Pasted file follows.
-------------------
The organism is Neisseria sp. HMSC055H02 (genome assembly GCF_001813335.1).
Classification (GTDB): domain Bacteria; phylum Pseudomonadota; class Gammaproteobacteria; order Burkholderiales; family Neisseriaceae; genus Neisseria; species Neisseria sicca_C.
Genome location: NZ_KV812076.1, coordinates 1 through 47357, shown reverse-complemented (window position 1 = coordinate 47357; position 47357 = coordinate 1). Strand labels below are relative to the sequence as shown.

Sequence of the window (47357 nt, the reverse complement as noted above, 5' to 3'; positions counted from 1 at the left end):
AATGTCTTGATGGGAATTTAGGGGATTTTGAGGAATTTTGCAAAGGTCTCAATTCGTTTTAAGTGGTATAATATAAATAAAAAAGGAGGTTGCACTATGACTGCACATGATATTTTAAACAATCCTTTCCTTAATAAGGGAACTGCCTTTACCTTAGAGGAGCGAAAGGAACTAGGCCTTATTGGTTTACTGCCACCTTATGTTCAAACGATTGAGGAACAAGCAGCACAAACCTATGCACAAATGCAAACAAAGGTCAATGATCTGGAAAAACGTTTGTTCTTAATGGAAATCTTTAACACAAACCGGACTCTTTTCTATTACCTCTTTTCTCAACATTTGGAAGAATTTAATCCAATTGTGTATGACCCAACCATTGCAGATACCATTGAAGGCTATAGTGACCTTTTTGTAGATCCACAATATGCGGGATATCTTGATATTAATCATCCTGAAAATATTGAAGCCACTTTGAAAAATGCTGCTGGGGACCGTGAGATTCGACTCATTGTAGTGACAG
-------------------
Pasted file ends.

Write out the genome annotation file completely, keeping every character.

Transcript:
The organism is Neisseria sp. HMSC055H02 (genome assembly GCF_001813335.1).
Classification (GTDB): domain Bacteria; phylum Pseudomonadota; class Gammaproteobacteria; order Burkholderiales; family Neisseriaceae; genus Neisseria; species Neisseria sicca_C.
Genome location: NZ_KV812076.1, coordinates 1 through 47357, shown reverse-complemented (window position 1 = coordinate 47357; position 47357 = coordinate 1). Strand labels below are relative to the sequence as shown.

Sequence of the window (47357 nt, the reverse complement as noted above, 5' to 3'; positions counted from 1 at the left end):
AATGTCTTGATGGGAATTTAGGGGATTTTGAGGAATTTTGCAAAGGTCTCAATTCGTTTTAAGTGGTATAATATAAATAAAAAAGGAGGTTGCACTATGACTGCACATGATATTTTAAACAATCCTTTCCTTAATAAGGGAACTGCCTTTACCTTAGAGGAGCGAAAGGAACTAGGCCTTATTGGTTTACTGCCACCTTATGTTCAAACGATTGAGGAACAAGCAGCACAAACCTATGCACAAATGCAAACAAAGGTCAATGATCTGGAAAAACGTTTGTTCTTAATGGAAATCTTTAACACAAACCGGACTCTTTTCTATTACCTCTTTTCTCAACATTTGGAAGAATTTAATCCAATTGTGTATGACCCAACCATTGCAGATACCATTGAAGGCTATAGTGACCTTTTTGTAGATCCACAATATGCGGGATATCTTGATATTAATCATCCTGAAAATATTGAAGCCACTTTGAAAAATGCTGCTGGGGACCGTGAGATTCGACTCATTGTAGTGACAG